Joseph Kosuth was born in 1945 in Toledo, Ohio. He attended the Toledo Museum School of Design from 1955 to 1962 and studied privately under the Belgian painter Line Bloom Draper. In 1963, Kosuth enrolled at the Cleveland Institute of Art. He spent the following year in Paris and traveled throughout Europe and North Africa. He moved to New York in 1965 and attended the School of Visual Arts there until 1967. The philosopher Ludwig Wittgenstein, among others, influenced the development of his art from 1965 to 1974. During this period, he explored the idea that language possesses meaning only in relationship to itself, as in the series One and Eight—A Description (1965), in which eight words in neon signify only the elements that compose the work; for example, Neon Electrical Light English Glass Letters Red Eight. Kosuth founded the Museum of Normal Art in New York in 1967 and his first solo show took place there that year.
In 1969, the artist organized an exhibition of his work, Fifteen Locations, which took place simultaneously at fifteen museums and galleries worldwide; he also participated in the seminal exhibition of Conceptual art, January 5–31, 1969, at the Seth Siegelaub Gallery, New York. Between 1970 to 1974, he presented a number of solo shows consisting of classroom environments in which participants were accommodated at desks, given documents to read, and presented with texts or diagrams on the walls. In 1973, the Kunstmuseum Luzern presented a major retrospective of his art that traveled in Europe.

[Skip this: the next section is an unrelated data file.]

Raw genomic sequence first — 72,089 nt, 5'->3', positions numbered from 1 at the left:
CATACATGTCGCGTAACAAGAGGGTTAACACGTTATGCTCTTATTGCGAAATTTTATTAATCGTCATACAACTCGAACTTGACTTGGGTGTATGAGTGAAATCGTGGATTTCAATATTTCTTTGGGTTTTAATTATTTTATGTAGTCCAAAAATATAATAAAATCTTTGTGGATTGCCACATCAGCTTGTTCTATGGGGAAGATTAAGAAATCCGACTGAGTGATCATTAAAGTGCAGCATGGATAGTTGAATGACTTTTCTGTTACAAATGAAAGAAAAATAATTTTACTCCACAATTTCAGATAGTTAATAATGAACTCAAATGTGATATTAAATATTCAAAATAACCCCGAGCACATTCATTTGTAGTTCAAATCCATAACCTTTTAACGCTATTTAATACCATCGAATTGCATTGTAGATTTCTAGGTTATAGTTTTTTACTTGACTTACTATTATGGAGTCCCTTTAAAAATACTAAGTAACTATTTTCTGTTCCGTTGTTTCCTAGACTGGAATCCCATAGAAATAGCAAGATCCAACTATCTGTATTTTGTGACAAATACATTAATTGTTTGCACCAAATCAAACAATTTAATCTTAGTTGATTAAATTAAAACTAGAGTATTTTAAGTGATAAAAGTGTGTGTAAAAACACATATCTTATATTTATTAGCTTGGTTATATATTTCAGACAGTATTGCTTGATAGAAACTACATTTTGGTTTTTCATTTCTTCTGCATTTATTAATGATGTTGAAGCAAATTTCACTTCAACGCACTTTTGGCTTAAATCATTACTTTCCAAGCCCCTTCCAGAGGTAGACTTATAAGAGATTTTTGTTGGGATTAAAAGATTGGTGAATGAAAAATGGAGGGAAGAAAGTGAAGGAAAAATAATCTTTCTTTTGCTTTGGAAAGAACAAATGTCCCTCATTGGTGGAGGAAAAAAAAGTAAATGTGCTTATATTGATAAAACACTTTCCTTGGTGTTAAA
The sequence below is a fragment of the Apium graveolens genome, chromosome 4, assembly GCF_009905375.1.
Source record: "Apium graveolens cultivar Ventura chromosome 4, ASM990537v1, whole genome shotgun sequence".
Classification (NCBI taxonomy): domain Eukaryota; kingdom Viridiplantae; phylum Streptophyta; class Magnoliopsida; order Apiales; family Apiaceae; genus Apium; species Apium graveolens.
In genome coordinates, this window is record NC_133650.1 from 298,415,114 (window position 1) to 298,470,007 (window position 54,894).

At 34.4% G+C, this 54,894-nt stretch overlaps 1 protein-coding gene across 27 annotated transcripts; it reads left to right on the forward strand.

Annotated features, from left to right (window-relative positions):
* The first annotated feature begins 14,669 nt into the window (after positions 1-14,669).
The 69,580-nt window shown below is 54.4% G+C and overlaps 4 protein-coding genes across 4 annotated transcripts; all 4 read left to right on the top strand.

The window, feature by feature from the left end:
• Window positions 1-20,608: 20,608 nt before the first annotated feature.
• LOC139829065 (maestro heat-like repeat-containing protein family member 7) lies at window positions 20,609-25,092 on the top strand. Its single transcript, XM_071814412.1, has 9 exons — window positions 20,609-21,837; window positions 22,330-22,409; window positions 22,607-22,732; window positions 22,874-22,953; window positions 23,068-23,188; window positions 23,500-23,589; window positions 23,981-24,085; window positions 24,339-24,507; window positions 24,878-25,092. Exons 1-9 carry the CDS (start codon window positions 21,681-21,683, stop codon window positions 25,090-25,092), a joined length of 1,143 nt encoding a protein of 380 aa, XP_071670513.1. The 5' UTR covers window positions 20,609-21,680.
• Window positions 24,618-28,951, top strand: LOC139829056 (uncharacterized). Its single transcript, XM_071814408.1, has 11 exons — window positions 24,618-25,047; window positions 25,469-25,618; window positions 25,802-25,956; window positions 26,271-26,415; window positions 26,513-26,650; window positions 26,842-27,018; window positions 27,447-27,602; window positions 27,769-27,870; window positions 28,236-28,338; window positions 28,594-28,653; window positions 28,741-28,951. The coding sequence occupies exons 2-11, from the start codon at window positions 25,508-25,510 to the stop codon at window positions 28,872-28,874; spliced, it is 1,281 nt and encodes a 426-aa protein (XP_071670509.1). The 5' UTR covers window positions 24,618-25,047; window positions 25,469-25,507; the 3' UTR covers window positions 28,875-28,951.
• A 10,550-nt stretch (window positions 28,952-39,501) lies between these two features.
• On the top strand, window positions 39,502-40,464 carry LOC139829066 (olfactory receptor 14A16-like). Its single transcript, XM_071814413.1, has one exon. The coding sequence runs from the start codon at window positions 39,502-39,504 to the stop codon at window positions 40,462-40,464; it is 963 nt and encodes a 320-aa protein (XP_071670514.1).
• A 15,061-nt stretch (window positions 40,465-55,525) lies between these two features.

Kosuth was coeditor of The Fox magazine in 1975–76 and art editor of Marxist Perspectives in 1977–78. In the series Text/Context (1978–79), the artist posted statements about art and language and their sociocultural contexts on billboards. In 1981, he began using the theories of Sigmund Freud in series such as Cathexis, which is composed of text and inverted photographs of Old Master paintings marked with colored Xs. Also in 1981, the Staatsgalerie Stuttgart and the Kunsthalle Bielefeld organized a major Kosuth retrospective. In his Zero and Not (1986), words were mechanically printed on paper and then partially obscured by tape. For A Grammatical Remark (1989–93), Kosuth applied white script on black walls; neon light was employed not only to grammatically punctuate the sentences, but also to visually punctuate the dark halls of the installation space. In 1993, the artist received the Menzione d’Onore at the Venice Biennale and was named Chevalier de l’ordre des Arts et des Lettres. In 2003, Kosuth created three installations in the Isabella Stewart Gardner Museum in Boston, employing text, archival material, and objects from the museum’s collection to comment on the politics and philosophy behind museum collections. Kosuth’s distinguished teaching career has included professorships at the School of Visual Arts in New York (1967–85), Hochschule für Bildende Künste in Hamburg (1988–90), Hochschule für Bildende Künste in Stuttgart (1991–97), and Kunstakademie in Munich (2001–6); he is currently a professor at Instituto Universitario di Architettura di Venezia. Kosuth lives in New York and Rome.